Posts Tagged ‘Risograph’

How Does a Digital Duplicator Work?

Thursday, January 19th, 2012

Standard Brand Digital DuplicatorIf you need to create mass copies, in the hundreds or even thousands, you may want to consider using a machine called a digital duplicator (found here). While you may never have seen a digital duplicator in person, they look very similar to a toner-based Xerox copy machine. So what is a digital duplicator and how do they work?

Are you familiar with ditto machines or mimeograph machines? I can still remember (perhaps this is showing my age) in school people asking for a ditto of something on the ditto machine. Both Ditto Machines (aka Spirit Duplicators) and Mimeograph machines utilize direct contact with paper to print text. Digital duplicators, in a way, borrow ideas from these technologies to create a modern-day ink-printing machine.

Using a digital duplicator is very similar to using a toner-based copy machine, like a Xerox copier, but the actual printing process is very different. Here is a step-by-step breakdown on how the process works.

  1. First you place your document, text facing down, on the glass scanning surface of the machine.
  2. The digital duplicator scans the image off the paper.
  3. The image is then burned onto a wax-based master via tiny dots. Different duplicators have different resolutions referred to as DPI (dots per inch).
  4. The master is then wrapped around an ink drum.
  5. The drum, filled with ink, squeezes ink out through the tiny holes on the master.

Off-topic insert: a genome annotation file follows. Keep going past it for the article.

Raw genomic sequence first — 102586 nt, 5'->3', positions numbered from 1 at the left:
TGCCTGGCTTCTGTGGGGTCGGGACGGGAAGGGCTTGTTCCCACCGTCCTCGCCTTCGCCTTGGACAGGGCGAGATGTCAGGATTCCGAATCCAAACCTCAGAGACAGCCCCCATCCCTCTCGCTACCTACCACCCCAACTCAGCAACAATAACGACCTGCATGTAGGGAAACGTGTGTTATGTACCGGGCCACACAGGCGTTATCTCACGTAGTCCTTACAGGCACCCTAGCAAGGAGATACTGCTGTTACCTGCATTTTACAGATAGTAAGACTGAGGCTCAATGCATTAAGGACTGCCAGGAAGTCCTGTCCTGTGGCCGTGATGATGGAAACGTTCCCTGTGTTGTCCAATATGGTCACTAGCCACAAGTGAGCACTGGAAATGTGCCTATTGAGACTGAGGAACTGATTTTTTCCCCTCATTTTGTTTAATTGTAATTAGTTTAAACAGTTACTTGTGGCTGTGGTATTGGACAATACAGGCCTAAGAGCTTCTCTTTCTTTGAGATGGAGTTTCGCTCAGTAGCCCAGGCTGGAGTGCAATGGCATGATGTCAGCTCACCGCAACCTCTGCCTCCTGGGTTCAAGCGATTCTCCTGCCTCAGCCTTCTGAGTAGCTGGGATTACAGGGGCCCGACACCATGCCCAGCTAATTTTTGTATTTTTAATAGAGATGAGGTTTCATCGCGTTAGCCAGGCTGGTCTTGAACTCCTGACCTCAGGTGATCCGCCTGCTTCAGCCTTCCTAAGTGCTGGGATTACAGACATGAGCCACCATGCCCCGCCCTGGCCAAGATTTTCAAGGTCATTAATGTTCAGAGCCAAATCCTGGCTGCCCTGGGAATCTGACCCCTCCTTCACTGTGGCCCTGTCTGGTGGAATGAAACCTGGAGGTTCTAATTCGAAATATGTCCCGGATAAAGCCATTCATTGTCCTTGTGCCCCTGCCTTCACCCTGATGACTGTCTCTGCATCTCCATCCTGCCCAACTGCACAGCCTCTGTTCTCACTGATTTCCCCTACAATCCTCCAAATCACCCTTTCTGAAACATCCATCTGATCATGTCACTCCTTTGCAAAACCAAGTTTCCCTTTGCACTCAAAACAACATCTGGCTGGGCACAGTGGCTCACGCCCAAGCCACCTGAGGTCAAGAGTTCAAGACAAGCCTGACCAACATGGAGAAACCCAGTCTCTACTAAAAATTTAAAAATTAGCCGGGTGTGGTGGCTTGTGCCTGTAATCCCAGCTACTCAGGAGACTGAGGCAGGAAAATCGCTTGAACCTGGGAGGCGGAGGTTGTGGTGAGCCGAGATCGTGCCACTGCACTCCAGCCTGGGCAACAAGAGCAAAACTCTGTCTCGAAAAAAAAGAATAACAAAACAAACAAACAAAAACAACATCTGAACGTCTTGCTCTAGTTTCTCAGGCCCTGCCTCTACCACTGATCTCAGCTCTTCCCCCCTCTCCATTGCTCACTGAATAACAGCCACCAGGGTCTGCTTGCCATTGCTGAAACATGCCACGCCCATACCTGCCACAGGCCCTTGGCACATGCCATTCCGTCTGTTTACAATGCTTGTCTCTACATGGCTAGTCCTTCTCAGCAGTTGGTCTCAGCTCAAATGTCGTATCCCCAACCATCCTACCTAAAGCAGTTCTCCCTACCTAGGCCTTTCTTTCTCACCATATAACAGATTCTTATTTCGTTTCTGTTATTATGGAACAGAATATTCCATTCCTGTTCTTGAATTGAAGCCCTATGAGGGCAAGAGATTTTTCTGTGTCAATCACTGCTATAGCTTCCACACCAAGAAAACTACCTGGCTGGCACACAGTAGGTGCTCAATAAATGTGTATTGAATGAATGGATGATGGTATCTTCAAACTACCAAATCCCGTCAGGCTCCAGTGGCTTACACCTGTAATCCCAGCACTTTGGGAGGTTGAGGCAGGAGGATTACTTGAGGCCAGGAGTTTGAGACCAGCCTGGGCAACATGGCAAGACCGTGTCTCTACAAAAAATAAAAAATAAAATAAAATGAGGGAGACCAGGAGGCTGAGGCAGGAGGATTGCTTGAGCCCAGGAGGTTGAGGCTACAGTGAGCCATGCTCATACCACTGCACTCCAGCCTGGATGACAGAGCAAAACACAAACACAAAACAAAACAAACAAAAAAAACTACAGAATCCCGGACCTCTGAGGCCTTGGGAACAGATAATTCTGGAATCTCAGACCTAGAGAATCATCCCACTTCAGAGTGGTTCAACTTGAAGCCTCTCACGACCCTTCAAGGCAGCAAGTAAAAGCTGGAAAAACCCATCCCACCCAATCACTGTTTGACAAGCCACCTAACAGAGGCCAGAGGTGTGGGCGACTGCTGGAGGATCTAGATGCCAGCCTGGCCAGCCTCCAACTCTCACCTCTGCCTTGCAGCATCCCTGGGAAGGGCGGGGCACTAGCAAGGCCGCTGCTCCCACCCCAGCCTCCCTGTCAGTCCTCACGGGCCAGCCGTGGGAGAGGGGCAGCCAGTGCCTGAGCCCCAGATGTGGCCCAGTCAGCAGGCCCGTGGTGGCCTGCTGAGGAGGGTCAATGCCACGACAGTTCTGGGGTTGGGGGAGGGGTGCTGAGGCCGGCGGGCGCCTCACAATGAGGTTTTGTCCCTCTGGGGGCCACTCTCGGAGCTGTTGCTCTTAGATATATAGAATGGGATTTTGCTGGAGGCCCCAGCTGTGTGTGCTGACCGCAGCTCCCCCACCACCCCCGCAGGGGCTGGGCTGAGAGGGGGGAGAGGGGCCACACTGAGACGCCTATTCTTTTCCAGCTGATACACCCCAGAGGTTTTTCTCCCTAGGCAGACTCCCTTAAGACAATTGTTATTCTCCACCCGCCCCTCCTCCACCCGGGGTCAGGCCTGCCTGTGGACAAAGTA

As the drum rotates, it rolls over paper, leaving the image on the paper.
  6. The paper exits the machine and the process either continues with more paper or ends.

The ink dries very fast. If you are concerned about the ink not being dry enough, I recommend using an air paper jogger. They are designed to quickly dry ink for use with digital duplicators or even with offset printers.

One of the first digital duplicators created, around 1986, was made by the Riso Kaguka Corporation. Their machines were often referred to as Riso or Risograph machines. While Riso machines are still used today, digital duplicators made by Ricoh and Standard Duplicating are more commonly used.

So why would you want to use a digital duplicator? Ink is far less expensive than toner. If you plan on printing a lot of text, perhaps for a manual, menu, flier or other documentation, a duplicator makes a lot of sense.

So why are copy machines more popular? Copy machines are often used to create one, two or perhaps a few dozen copies at a time. In small quantities, toner-based copy machines cost less to operate. The most expensive part of using a digital duplicator is the master. The price, however, drops dramatically once you start making 25 or more copies.

Digital Duplicator SuppliesCopies made on a traditional copy machine typically run around $0.02 a copy. Duplicators, once you hit around 200 copies, costs about $0.004 a copy. Simply put, a duplicator (at 25 or more copies) costs less to operate. The text printing quality of a digital duplicator is just as good as a toner-based copy machine.

You can read more about duplicator operation costs by reading our Digital Duplicator School Guide found here.

You can find our entire selection of Standard digital duplicators here and our entire selection of Ricoh, Riso and Standard masters and inks here. Please feel free to call us at 1-800-658-8788 with any questions about digital duplicators.

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